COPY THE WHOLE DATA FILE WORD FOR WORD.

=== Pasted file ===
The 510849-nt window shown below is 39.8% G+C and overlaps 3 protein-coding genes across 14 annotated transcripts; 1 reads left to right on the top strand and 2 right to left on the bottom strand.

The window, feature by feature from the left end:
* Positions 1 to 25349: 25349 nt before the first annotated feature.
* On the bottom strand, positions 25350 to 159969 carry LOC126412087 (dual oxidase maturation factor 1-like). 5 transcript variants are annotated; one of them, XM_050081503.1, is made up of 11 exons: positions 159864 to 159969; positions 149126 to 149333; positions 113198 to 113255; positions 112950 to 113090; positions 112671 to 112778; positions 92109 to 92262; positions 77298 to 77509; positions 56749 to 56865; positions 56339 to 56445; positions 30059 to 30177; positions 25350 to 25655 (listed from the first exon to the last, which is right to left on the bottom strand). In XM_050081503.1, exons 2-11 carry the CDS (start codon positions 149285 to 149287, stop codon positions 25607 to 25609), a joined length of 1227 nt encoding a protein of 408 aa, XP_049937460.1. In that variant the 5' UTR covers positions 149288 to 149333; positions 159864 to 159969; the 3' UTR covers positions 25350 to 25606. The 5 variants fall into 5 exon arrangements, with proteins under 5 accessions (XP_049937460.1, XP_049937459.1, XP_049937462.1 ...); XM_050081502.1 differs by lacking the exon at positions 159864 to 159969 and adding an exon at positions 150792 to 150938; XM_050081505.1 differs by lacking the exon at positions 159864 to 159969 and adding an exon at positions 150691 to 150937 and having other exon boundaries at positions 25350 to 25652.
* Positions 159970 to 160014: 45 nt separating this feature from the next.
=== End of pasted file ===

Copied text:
The 510849-nt window shown below is 39.8% G+C and overlaps 3 protein-coding genes across 14 annotated transcripts; 1 reads left to right on the top strand and 2 right to left on the bottom strand.

The window, feature by feature from the left end:
* Positions 1 to 25349: 25349 nt before the first annotated feature.
* On the bottom strand, positions 25350 to 159969 carry LOC126412087 (dual oxidase maturation factor 1-like). 5 transcript variants are annotated; one of them, XM_050081503.1, is made up of 11 exons: positions 159864 to 159969; positions 149126 to 149333; positions 113198 to 113255; positions 112950 to 113090; positions 112671 to 112778; positions 92109 to 92262; positions 77298 to 77509; positions 56749 to 56865; positions 56339 to 56445; positions 30059 to 30177; positions 25350 to 25655 (listed from the first exon to the last, which is right to left on the bottom strand). In XM_050081503.1, exons 2-11 carry the CDS (start codon positions 149285 to 149287, stop codon positions 25607 to 25609), a joined length of 1227 nt encoding a protein of 408 aa, XP_049937460.1. In that variant the 5' UTR covers positions 149288 to 149333; positions 159864 to 159969; the 3' UTR covers positions 25350 to 25606. The 5 variants fall into 5 exon arrangements, with proteins under 5 accessions (XP_049937460.1, XP_049937459.1, XP_049937462.1 ...); XM_050081502.1 differs by lacking the exon at positions 159864 to 159969 and adding an exon at positions 150792 to 150938; XM_050081505.1 differs by lacking the exon at positions 159864 to 159969 and adding an exon at positions 150691 to 150937 and having other exon boundaries at positions 25350 to 25652.
* Positions 159970 to 160014: 45 nt separating this feature from the next.